1. Yes and one thing I noticed was the police input at the meeting he said safety designs particularly in urban areas important for speed reductions & hence saving lives. He shouldn’t of mentioned the out liner cases of speeding at 3am on motorways by some as that just fed some arguments that speed reductions wouldn’t help in DSI at all.

      1. Yeah, quite. While the police say that they have been using general deterrence for the last 18 months, they simply aren’t policing the 30 and 50 km/hr areas properly, so they certainly don’t seem to understand that doing so will improve the driving culture, reducing speeding everywhere, and enabling modeshift. This officer tried his best but slipped into expressing the police bias about attending to the rarer outliers.

  10. I see Dean Kimpton bemoaning the fact,that AT have been gifted the old SH1 part ,that has been replaced by Puhoi to Warkworth, from WK. It was compared to giving some one a puppy,or dog for Xmas. The giving is the easy part,the hard part is the drain on resources,time and money ,keeping it in good condition.

    1. Its a fair thing to raise – it will be a big extra maintenance cost comittment. When NZTA handed the old Mangere Bridge to Council, Council basically said “Lol, no, thing is going to fall apart in a few years.” So NZTA built them a new walk/cycle bridge and THEN handed it to Council to take on.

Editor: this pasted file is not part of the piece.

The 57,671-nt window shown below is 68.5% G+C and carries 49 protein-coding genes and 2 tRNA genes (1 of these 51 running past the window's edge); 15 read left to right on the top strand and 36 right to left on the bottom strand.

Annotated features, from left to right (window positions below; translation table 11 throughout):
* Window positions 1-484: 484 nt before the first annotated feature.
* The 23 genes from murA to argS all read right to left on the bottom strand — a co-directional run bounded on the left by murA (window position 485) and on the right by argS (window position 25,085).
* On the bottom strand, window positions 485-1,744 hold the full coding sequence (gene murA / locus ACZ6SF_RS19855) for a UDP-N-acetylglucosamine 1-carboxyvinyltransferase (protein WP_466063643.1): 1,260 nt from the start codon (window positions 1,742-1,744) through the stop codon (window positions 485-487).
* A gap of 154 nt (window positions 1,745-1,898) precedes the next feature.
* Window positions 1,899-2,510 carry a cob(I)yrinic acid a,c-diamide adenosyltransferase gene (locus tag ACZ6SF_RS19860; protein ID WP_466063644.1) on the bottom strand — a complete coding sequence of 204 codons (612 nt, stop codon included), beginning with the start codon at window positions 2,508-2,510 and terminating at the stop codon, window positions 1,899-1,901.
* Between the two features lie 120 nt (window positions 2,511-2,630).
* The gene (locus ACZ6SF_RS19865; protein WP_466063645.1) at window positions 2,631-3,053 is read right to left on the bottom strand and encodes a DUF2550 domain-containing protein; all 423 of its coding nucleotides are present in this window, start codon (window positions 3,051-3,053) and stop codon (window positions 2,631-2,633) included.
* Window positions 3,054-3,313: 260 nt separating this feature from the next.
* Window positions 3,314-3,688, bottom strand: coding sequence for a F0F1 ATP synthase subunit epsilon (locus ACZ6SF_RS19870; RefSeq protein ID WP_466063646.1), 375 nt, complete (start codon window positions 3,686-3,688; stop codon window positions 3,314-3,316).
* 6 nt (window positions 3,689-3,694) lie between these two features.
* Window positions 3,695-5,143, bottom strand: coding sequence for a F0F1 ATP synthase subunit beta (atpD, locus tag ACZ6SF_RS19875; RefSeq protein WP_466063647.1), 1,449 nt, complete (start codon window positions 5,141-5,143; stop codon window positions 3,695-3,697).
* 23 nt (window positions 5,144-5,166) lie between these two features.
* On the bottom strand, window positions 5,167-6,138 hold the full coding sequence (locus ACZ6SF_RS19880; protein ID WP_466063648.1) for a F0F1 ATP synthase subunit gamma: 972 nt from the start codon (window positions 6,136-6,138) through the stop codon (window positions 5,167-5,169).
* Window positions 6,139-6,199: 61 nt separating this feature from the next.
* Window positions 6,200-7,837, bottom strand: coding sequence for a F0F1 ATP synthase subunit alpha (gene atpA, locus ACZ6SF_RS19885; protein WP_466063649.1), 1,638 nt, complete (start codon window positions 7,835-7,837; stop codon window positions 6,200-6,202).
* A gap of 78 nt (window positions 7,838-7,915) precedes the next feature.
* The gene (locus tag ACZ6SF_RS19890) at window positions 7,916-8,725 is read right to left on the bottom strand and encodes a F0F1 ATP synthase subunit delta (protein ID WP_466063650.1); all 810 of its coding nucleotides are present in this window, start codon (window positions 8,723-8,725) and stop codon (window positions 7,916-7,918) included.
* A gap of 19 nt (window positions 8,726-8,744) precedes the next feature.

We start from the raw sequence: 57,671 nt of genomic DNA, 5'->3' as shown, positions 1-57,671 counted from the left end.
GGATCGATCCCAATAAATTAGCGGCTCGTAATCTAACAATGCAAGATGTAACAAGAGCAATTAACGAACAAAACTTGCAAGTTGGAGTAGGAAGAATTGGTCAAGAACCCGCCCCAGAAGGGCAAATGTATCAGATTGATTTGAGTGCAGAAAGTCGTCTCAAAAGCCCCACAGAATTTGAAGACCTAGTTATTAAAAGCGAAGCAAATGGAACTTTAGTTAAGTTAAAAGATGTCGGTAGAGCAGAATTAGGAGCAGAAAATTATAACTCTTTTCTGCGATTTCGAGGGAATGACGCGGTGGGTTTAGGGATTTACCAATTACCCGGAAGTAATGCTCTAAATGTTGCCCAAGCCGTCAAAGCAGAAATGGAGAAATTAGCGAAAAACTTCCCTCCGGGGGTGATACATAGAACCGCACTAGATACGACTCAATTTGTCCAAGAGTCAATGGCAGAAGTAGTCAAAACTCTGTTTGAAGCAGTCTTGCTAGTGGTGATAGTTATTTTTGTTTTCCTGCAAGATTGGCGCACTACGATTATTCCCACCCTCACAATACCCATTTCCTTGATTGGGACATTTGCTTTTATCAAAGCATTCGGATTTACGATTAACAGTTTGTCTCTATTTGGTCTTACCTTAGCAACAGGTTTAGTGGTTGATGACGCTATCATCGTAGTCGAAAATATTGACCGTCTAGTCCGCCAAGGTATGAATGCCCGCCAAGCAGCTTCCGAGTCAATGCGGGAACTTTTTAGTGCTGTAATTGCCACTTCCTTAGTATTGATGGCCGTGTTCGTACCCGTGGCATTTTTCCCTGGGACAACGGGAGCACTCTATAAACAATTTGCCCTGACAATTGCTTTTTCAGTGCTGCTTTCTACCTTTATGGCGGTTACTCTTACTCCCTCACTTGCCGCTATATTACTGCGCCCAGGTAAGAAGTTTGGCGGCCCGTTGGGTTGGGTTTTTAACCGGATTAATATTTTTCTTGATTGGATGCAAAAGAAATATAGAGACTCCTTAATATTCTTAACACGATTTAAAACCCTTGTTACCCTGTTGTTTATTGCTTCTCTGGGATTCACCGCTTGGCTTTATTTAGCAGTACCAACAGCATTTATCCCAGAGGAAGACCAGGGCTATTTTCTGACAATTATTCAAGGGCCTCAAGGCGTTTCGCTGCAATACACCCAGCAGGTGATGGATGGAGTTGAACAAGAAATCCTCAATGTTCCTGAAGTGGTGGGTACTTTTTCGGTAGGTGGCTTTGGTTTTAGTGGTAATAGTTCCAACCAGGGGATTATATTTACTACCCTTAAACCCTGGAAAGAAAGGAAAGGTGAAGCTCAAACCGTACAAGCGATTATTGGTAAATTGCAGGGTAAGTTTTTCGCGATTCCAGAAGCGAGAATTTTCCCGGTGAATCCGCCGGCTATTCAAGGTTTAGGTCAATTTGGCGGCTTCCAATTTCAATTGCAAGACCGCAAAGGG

1. It certainly is, and AT should be tackling the problem wholescale, given how often WK do it.

        But also, AT still haven’t understood that the way to fund renewals and repairs is like this:

        What funding is available for this that still allows us to improve our networks as required for safety and climate? How much network can we renew and repair with that funding? How do we reduce the network rapidly to enable this level of quality?

        He talks of needing any new infrastructure to come with funding for its renewals, and separately, understands the scale of the renewals burden. But he hasn’t put it together with our climate commitments and need to attend to safety before traffic flow.

    Opposition to cycle lanes ,throws up some curious problems,this one will ruin the Chev Corvette,when he has to pull off the road to let the ambulance past. In the next breath , the speed bumps aren’t high enough,”4 x4 don’t feel a thing”. I also read further on that “lives will be lost,cyclists,because there wasn’t a complete cycling network”,but this seems to have been removed from the article.
    The latter is a really good point,it is the same rationale for extending the motorway down SH1,maybe it was retracted as it was counterproductive.

    1. Useless excuse, the median can be used by the emergency vehicle from looking at the graphic in that article.